Large power companies will have less influence on some industry rules in future after Ofgem agreed changes to the way the rules are governed – two years after proposals for the change were first put forward.
Rules for connecting and using power plant are set out in the ‘Connection and Use of System Code’ (Cusc) and changes to the code are considered by an elected panel from the copanies involved (along with one consumer representative). New entrants have argued that teh arrangement gives the large incumbents too much power to set the rules and exclude innovation. In part that is because large incumbents can fund a staff member to serve on the panel, but there are also structural issues: although panel members are elected, large companies with subsidiaries who are members of Cusc in their own right effectvely have more votes.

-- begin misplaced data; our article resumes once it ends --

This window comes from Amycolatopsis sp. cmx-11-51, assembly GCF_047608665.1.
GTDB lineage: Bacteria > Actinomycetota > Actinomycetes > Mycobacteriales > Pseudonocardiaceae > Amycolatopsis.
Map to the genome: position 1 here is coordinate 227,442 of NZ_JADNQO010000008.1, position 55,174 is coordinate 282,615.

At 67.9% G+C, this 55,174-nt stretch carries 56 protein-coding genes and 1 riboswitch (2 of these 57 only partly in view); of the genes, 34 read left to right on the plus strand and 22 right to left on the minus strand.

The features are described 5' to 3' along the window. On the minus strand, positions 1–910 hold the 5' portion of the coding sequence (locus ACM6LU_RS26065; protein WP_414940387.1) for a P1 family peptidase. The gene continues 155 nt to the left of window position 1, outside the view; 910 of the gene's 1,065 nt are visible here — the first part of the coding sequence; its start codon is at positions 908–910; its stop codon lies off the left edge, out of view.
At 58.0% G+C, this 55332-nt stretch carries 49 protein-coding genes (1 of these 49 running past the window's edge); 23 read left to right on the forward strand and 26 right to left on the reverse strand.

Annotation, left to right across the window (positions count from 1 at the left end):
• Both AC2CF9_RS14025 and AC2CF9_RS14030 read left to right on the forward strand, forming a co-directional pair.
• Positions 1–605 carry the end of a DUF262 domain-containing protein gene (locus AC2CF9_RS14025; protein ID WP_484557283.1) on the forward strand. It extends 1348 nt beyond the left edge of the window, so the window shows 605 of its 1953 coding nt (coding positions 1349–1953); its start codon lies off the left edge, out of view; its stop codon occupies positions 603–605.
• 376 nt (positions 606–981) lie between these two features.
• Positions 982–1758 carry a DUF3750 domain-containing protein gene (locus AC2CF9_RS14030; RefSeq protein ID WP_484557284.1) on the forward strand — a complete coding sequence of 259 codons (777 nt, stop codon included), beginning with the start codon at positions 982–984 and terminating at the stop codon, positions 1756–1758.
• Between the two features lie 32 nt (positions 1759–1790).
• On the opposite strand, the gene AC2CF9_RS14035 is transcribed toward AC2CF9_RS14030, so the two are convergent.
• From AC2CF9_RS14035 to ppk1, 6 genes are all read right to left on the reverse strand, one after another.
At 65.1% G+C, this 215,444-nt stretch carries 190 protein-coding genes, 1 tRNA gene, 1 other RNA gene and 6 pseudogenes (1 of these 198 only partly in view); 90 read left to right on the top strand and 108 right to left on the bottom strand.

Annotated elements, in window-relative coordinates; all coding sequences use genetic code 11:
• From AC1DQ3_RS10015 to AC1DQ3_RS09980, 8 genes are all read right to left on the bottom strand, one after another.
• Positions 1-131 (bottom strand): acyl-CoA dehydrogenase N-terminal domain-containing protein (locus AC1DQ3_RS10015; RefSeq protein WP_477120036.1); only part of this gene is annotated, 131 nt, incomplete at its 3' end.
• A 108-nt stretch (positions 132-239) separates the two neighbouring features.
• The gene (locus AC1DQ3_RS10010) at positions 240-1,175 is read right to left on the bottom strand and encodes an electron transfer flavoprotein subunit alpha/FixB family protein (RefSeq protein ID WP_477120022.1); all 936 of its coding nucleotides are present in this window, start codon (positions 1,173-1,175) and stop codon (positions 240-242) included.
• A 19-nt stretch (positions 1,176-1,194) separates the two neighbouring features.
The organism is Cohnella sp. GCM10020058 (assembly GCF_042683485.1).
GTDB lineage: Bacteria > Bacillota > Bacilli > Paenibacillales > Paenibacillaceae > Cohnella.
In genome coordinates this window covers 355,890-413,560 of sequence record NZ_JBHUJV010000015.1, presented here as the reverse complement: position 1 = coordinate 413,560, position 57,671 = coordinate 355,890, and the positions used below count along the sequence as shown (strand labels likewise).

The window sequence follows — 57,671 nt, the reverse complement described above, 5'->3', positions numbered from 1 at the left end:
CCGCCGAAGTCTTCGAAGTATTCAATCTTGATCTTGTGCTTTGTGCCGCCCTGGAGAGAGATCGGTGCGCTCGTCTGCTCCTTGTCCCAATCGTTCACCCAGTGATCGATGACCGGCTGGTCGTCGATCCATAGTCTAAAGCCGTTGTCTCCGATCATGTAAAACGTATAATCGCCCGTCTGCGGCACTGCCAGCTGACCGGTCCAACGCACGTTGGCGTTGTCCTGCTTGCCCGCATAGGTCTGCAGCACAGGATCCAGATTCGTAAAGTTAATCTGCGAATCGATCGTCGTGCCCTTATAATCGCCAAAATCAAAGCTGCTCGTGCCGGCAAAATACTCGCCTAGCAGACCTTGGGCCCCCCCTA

Now Ofgem has passed a change proposed by UK Power Reserve. Overall, companies will have no more than four votes and there will be more transparency aroud the panel members. Ofgem decided against replacing two of the seven panel members with independents from outside Cusc companies, arguing that woudl mean two fo seven members woudl effectively appointed by National Grid ESO.
The Cusc is just one of more than a dozen industry codes each with its own change process. This particular Cusc modification has been in process for two years, illustrating the slow process of changing industry rules that has been identified by parties across the idustry – and by the CMA – as a major barrier to creating an innovative power industry that responds to changing times. Proposals for wholesale change are under active discussion (see below) and a joint consultation on the way forward is expected from BEIS and Ofgem alongside the Energy White Paper due ‘this summer’.